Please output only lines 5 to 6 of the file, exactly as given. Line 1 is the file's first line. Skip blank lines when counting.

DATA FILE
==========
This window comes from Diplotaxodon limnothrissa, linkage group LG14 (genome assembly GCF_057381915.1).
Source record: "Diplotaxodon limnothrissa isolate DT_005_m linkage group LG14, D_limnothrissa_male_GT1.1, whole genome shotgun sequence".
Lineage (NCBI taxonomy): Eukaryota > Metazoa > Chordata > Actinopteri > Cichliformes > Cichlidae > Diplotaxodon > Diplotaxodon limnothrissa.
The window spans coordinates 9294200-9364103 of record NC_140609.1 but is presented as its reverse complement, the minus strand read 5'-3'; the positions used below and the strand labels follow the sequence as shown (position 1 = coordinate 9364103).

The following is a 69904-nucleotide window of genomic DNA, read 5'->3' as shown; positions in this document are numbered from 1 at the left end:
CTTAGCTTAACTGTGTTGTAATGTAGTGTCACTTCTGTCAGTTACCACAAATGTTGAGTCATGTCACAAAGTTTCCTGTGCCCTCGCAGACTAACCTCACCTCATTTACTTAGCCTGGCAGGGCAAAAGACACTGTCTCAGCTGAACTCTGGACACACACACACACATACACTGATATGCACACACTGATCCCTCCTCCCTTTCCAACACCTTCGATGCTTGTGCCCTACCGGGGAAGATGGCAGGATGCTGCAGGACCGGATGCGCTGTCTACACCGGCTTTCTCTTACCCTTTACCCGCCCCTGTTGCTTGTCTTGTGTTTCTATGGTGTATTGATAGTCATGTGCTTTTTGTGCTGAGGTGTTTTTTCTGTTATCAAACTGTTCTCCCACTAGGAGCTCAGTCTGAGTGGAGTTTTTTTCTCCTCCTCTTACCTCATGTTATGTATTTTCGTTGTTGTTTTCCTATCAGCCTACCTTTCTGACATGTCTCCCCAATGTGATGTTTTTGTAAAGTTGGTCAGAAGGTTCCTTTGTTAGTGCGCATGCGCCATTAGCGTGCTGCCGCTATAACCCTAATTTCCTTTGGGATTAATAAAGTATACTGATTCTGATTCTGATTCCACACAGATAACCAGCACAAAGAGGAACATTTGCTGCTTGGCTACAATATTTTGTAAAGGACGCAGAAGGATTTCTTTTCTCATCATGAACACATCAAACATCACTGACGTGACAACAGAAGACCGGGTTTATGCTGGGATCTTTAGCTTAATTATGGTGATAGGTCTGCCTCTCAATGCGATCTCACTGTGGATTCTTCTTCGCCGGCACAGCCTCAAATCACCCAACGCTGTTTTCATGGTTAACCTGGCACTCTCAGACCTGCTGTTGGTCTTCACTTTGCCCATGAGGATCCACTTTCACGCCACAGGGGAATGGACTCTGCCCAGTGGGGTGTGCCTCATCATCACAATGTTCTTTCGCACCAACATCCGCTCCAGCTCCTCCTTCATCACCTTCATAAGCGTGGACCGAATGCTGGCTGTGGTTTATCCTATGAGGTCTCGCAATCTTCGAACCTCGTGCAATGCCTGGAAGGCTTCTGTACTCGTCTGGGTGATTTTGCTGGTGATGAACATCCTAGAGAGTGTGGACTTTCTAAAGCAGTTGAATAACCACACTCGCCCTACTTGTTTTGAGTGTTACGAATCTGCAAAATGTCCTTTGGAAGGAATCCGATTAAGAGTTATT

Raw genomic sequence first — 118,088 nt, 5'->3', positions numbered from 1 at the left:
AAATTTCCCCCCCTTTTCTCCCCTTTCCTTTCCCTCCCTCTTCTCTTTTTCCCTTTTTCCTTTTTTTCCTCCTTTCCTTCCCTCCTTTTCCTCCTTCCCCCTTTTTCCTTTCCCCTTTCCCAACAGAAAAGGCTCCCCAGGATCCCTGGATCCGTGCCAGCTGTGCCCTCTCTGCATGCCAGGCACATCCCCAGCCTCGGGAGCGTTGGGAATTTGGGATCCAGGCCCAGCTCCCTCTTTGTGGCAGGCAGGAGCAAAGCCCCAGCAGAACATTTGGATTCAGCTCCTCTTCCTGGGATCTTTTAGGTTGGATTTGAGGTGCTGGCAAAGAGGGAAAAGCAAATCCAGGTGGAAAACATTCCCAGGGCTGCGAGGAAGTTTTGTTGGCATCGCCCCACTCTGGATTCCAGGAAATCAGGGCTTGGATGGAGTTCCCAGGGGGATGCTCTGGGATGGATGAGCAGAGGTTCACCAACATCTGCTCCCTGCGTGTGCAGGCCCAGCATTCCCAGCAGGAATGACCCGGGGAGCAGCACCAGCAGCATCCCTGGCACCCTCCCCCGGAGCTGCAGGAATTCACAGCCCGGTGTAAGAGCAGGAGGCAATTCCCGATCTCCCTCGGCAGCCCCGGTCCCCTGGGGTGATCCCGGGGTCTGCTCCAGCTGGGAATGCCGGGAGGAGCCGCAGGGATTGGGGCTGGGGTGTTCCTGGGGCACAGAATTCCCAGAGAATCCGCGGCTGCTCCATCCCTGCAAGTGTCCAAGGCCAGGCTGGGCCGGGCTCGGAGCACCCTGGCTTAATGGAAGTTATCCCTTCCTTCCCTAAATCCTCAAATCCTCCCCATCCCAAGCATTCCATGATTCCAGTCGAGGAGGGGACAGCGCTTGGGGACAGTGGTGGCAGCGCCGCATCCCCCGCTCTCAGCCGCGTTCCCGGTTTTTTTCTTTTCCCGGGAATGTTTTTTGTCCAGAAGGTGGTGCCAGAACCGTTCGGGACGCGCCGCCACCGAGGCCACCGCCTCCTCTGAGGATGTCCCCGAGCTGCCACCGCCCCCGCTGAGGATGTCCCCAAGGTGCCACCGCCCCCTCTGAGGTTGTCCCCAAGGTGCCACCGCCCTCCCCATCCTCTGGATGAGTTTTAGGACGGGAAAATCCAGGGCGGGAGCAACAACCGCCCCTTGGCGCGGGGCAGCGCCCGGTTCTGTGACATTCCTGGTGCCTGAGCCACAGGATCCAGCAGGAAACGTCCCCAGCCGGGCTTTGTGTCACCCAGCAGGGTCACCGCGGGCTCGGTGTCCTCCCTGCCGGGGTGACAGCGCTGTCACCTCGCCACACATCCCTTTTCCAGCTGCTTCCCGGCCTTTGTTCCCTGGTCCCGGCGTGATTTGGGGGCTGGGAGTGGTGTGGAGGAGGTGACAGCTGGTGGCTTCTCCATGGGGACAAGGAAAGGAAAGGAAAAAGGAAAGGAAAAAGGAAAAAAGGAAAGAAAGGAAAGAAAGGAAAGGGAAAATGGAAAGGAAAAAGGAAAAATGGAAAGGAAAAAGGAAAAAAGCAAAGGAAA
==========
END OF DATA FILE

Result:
The following is a 69904-nucleotide window of genomic DNA, read 5'->3' as shown; positions in this document are numbered from 1 at the left end:
CTTAGCTTAACTGTGTTGTAATGTAGTGTCACTTCTGTCAGTTACCACAAATGTTGAGTCATGTCACAAAGTTTCCTGTGCCCTCGCAGACTAACCTCACCTCATTTACTTAGCCTGGCAGGGCAAAAGACACTGTCTCAGCTGAACTCTGGACACACACACACACATACACTGATATGCACACACTGATCCCTCCTCCCTTTCCAACACCTTCGATGCTTGTGCCCTACCGGGGAAGATGGCAGGATGCTGCAGGACCGGATGCGCTGTCTACACCGGCTTTCTCTTACCCTTTACCCGCCCCTGTTGCTTGTCTTGTGTTTCTATGGTGTATTGATAGTCATGTGCTTTTTGTGCTGAGGTGTTTTTTCTGTTATCAAACTGTTCTCCCACTAGGAGCTCAGTCTGAGTGGAGTTTTTTTCTCCTCCTCTTACCTCATGTTATGTATTTTCGTTGTTGTTTTCCTATCAGCCTACCTTTCTGACATGTCTCCCCAATGTGATGTTTTTGTAAAGTTGGTCAGAAGGTTCCTTTGTTAGTGCGCATGCGCCATTAGCGTGCTGCCGCTATAACCCTAATTTCCTTTGGGATTAATAAAGTATACTGATTCTGATTCTGATTCCACACAGATAACCAGCACAAAGAGGAACATTTGCTGCTTGGCTACAATATTTTGTAAAGGACGCAGAAGGATTTCTTTTCTCATCATGAACACATCAAACATCACTGACGTGACAACAGAAGACCGGGTTTATGCTGGGATCTTTAGCTTAATTATGGTGATAGGTCTGCCTCTCAATGCGATCTCACTGTGGATTCTTCTTCGCCGGCACAGCCTCAAATCACCCAACGCTGTTTTCATGGTTAACCTGGCACTCTCAGACCTGCTGTTGGTCTTCACTTTGCCCATGAGGATCCACTTTCACGCCACAGGGGAATGGACTCTGCCCAGTGGGGTGTGCCTCATCATCACAATGTTCTTTCGCACCAACATCCGCTCCAGCTCCTCCTTCATCACCTTCATAAGCGTGGACCGAATGCTGGCTGTGGTTTATCCTATGAGGTCTCGCAATCTTCGAACCTCGTGCAATGCCTGGAAGGCTTCTGTACTCGTCTGGGTGATTTTGCTGGTGATGAACATCCTAGAGAGTGTGGACTTTCTAAAGCAGTTGAATAACCACACTCGCCCTACTTGTTTTGAGTGTTACGAATCTGCAAAATGTCCTTTGGAAGGAATCCGATTAAGAGTTATT